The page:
Bradenham Wanderers fans revive the ‘football special’

A village football club revived a halcyon image of away-day travel as fans boarded their own charter train to watch their team take on local rivals.

The sight of families of fans gathering in their hundreds at stations around the country, waving scarves and wooden rattles, was commonplace when the 'football special' train was the most reliable way to get to fixtures.

But since many of the country's lines were infamously dismantled by British Railways chairman Dr Richard Beeching in the 1960s, people living in smaller towns and villages have been forced to travel in smaller groups by road.

But the noise and atmosphere of that golden age returned to Dereham Station on Saturday as about 50 Bradenham Wanderers fans took their first-class seats in expectation of a top-of-the-table clash with Wymondham Town.

The 'Bulldog Away-Day Special' was chartered from the Mid Norfolk Railway, a volunteer-run heritage line which, fortunately for the club, runs services on the 11-mile stretch of track between Dereham and Wymondham.

Paul Sandford is vice-chairman of Bradenham Wanderers and landlord of the Railway Tavern on Yaxham Road, where the fans met before their journey, decked out with retro-styled black and orange club scarves.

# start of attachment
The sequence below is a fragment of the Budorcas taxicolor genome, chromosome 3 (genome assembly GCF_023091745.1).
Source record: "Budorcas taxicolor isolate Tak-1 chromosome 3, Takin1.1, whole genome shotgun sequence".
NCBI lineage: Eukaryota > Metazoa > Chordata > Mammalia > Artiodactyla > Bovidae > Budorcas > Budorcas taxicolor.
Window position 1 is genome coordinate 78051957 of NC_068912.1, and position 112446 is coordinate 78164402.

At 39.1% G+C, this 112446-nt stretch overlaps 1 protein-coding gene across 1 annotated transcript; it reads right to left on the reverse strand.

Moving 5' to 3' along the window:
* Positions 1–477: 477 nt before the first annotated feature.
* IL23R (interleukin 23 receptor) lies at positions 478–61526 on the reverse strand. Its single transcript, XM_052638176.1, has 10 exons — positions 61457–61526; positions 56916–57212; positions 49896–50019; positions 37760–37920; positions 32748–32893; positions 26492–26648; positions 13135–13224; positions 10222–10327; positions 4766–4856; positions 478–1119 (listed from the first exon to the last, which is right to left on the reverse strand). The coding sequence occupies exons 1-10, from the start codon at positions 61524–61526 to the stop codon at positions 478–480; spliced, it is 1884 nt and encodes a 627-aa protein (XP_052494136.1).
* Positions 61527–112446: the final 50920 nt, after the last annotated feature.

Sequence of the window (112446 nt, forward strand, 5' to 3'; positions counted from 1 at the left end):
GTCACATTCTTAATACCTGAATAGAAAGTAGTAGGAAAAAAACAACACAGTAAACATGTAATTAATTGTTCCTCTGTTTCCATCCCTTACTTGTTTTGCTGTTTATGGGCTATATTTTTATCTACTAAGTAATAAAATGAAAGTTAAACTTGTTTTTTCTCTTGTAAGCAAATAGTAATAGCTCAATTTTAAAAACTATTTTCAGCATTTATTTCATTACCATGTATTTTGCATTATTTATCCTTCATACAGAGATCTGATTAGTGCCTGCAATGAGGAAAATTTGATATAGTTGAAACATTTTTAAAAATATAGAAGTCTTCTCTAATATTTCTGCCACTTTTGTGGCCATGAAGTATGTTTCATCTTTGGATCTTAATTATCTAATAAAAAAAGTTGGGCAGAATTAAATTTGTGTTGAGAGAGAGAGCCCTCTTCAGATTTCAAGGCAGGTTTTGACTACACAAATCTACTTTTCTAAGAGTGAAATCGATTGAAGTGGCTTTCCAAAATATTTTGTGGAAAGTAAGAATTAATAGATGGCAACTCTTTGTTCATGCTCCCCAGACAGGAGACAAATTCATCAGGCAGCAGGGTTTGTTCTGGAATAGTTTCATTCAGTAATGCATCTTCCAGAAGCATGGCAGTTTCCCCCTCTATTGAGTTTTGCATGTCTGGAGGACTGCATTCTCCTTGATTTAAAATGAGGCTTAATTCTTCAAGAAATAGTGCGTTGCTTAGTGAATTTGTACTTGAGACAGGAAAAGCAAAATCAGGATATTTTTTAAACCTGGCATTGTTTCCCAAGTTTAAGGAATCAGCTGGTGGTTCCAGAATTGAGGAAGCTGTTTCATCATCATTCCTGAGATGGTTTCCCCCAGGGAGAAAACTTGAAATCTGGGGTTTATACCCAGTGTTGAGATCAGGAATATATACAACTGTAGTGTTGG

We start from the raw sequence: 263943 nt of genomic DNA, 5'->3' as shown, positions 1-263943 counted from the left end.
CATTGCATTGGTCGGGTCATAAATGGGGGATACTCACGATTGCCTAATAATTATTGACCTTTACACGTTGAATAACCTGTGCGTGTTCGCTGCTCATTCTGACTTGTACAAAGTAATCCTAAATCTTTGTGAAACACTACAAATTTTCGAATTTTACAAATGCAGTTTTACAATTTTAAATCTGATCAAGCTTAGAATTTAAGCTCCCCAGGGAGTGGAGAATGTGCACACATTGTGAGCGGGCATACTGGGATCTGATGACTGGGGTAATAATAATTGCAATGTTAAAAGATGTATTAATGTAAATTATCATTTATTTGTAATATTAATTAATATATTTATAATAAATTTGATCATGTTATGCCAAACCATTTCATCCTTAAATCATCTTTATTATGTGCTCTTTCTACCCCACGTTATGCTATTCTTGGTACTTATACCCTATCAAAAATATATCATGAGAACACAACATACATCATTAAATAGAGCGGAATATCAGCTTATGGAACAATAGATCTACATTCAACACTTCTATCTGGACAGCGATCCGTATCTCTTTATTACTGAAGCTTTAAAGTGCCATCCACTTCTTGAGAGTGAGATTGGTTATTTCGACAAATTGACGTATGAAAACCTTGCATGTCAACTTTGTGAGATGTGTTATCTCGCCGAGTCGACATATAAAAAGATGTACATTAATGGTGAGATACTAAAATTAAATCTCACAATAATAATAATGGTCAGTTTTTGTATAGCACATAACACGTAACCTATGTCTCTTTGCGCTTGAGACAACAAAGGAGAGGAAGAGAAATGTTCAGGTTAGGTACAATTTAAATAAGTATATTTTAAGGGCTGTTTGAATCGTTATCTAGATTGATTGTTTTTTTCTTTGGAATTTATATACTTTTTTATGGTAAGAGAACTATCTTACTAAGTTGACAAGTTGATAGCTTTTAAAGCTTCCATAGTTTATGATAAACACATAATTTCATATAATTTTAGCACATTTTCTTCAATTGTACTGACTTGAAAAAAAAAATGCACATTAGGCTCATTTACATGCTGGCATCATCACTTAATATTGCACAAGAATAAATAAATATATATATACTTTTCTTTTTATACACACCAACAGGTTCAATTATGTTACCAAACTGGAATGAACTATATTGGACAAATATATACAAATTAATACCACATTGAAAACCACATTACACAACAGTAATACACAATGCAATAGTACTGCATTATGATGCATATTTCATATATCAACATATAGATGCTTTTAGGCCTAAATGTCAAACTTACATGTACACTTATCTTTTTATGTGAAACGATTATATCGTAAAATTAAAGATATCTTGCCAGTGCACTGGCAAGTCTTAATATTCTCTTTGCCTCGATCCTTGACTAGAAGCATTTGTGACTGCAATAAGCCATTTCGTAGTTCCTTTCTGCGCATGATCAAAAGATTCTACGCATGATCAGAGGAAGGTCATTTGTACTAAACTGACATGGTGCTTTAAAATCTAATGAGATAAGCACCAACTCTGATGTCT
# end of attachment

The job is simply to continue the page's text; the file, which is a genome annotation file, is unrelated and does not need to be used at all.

He said: 'I remember having plenty of away days like this with my father. He was a Tottenham fan and I'm Chelsea, so we used to go all over the place on the train. As a child it was the highlight of the week, looking forward to that journey.

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'It's completely different now. You don't see the countryside when you travel by car, and it is much better to be with your friends all day. That's why we wanted to recreate that for Bradenham. We wanted people to be able to hang their scarves out the window like in the old days.'

Another passenger was 66-year-old Ian Dent, of Cemetery Road in Dereham, who used to work at the town's station, first as a lamp boy in 1962, before progressing to become a porter, a shunter and a guard.

'I used to see a lot of people who would go on the train to football matches,' he said. 'The diesel would come down from Wells on a Saturday afternoon when Norwich City were at home and we would have a couple of extra carriages ready because we knew it would be packed.'

When asked whether he had joined the Bulldog Special for the match or the train trip, Mr Dent said: 'I'm here for everything. A pint at 10am, a train journey, a few laughs, a train journey home and a good night's sleep after a great day out.'

Alan Jay, 67, a former manager of the club, said: 'I always used to go from Whitwell Station to see Norwich City play in around 1956 or 57 when I was a teenager. That was the only way you could get backwards and forwards then, because we didn't have a car. The difference was that everybody was doing the same things and there were not the rules and regulations which takes the atmosphere away from football matches.'

Bradenham FC, which plays its home games in the village near Dereham, is in third place in the Anglian Combination's first division table, with Wymondham a place ahead in second. Saturday's match ended in a goalless draw.